Another interesting area for exploration is the provision of standardised ABS prospectus templates, including common diagrams, which would allow non-specialised investors greater ability to make comparisons across products. ABS are of course highly diverse instruments and so I would not propose to shoe-horn all types into a single form. Rather, the idea is to provide a common starting template for describing ABS transactions that could then be departed from as needed.
My concern here is that prospectuses and broader transaction documentation must inform both legal and financial specialists. Some creative thinking on how to present the information in an accessible manner may help preserve legal precision while avoiding information overload. This would build on what I believe are the very helpful ESMA proposals for a transaction summary.
Looking forward, I believe that greater standardisation of ABS products is a key goal to stimulate greater market activity. SME ABS, for instance, are widely acknowledged to be extremely heterogeneous across EU countries, in part reflecting both the type of business and banking relationships that prevail in each jurisdiction. Any efforts that could be made to enhance the transparency and consistency of ABS structures could, I believe, provide greater comfort to investors reluctant to take the plunge into these instruments.
Treatment of ABS by credit rating agencies
My third proposal relates to the treatment of European ABS by credit ratings agencies. Currently many ABS in stressed economies are constrained by the rating of the corresponding sovereign. The rationale put forward by rating agencies is that there are immitigable risks that affect all issuers and assets in a particular country, above all the sovereign. As regards calibration, some quantitative and many qualitative factors are taken into account by the agencies when setting this ceiling. Yet, I question whether this ceiling is appropriate.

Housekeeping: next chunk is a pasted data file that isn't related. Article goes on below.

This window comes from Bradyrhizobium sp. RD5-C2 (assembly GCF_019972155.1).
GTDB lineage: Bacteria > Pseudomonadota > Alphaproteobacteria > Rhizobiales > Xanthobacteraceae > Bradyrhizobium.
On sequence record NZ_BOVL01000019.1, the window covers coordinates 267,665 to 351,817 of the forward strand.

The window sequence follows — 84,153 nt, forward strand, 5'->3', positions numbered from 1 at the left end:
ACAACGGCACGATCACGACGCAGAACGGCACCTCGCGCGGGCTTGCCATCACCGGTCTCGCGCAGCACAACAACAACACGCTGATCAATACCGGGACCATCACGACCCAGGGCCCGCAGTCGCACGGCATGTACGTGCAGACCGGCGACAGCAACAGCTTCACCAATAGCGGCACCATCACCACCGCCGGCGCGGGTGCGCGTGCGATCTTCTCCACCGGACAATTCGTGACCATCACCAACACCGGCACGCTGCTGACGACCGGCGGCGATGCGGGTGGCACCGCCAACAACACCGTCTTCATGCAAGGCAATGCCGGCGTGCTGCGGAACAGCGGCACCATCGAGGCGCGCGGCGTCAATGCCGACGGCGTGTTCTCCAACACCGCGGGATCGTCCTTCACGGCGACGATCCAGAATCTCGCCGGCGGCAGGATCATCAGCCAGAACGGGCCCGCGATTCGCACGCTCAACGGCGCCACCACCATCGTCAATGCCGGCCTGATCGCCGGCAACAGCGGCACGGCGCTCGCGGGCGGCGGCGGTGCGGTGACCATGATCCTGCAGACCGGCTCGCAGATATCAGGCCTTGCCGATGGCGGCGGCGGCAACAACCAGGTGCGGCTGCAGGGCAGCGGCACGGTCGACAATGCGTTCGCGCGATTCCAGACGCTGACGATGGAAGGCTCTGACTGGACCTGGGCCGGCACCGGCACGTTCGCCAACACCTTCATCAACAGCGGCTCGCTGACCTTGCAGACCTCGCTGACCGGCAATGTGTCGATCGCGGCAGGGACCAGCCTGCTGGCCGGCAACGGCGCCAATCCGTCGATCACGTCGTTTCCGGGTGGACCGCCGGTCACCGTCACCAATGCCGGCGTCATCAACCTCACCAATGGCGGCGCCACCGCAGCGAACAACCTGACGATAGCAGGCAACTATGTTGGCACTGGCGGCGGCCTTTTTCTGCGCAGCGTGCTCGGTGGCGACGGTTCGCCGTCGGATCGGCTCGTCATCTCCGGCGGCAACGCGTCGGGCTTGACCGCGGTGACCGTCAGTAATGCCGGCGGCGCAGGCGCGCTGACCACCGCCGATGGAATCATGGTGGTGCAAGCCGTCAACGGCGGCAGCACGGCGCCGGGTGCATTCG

For example, I am not aware of any defaults on Greek RMBS or ABS transactions, despite the partial sovereign debt exchange in 2012. Or, in Italy, the vast majority of RMBSs appear to be constrained by the sovereign ceiling despite an average of 25% current credit enhancement. And, from my latest check, the ECB’s Composite Index of Systemic Stress for the euro area is around the 5th percentile of the distribution since January 1999 and six times lower than the median from 2010 to 2012. This suggests that many of the systemic risks used to justify the country ceiling approach seem far off.
From all these examples, and others, I find it hard to believe that the redenomination risk that is driving so many sovereign ceilings still justifies such stringent caps. Moreover, I am not fully reassured that there is no double counting taking place in these calculations: in other words, that country credit risk is not already being captured in the credit risk assessment of the pool and third parties to an ABS transaction.
Be that as it may, I recognise that it is the rating agencies’ prerogative to decide on the best methodologies to assess risks and that these methodologies will not change overnight. I do believe nonetheless that providing more transparency on how ratings are derived and, in particular, disclosing ratings absent the sovereign ceiling to investors could certainly help, as suggested in our recent paper with the Bank of England.